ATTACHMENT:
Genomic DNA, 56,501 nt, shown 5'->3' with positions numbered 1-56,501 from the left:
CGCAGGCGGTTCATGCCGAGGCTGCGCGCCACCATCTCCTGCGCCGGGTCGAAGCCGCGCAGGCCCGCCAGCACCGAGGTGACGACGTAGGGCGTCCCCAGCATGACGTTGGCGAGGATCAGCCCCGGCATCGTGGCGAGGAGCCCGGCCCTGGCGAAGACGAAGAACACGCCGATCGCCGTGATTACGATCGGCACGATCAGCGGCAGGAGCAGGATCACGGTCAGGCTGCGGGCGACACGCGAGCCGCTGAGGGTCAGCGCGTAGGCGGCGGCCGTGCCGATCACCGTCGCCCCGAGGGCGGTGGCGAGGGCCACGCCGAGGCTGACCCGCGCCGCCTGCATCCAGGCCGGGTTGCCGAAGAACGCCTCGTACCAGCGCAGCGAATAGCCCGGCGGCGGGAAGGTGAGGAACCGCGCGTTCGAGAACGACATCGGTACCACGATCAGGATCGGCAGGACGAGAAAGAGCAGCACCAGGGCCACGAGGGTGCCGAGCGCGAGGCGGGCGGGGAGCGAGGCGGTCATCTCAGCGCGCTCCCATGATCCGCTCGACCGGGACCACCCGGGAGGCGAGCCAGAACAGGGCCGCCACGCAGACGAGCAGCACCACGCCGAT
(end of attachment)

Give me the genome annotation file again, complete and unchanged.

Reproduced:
Genomic DNA, 56,501 nt, shown 5'->3' with positions numbered 1-56,501 from the left:
CGCAGGCGGTTCATGCCGAGGCTGCGCGCCACCATCTCCTGCGCCGGGTCGAAGCCGCGCAGGCCCGCCAGCACCGAGGTGACGACGTAGGGCGTCCCCAGCATGACGTTGGCGAGGATCAGCCCCGGCATCGTGGCGAGGAGCCCGGCCCTGGCGAAGACGAAGAACACGCCGATCGCCGTGATTACGATCGGCACGATCAGCGGCAGGAGCAGGATCACGGTCAGGCTGCGGGCGACACGCGAGCCGCTGAGGGTCAGCGCGTAGGCGGCGGCCGTGCCGATCACCGTCGCCCCGAGGGCGGTGGCGAGGGCCACGCCGAGGCTGACCCGCGCCGCCTGCATCCAGGCCGGGTTGCCGAAGAACGCCTCGTACCAGCGCAGCGAATAGCCCGGCGGCGGGAAGGTGAGGAACCGCGCGTTCGAGAACGACATCGGTACCACGATCAGGATCGGCAGGACGAGAAAGAGCAGCACCAGGGCCACGAGGGTGCCGAGCGCGAGGCGGGCGGGGAGCGAGGCGGTCATCTCAGCGCGCTCCCATGATCCGCTCGACCGGGACCACCCGGGAGGCGAGCCAGAACAGGGCCGCCACGCAGACGAGCAGCACCACGCCGAT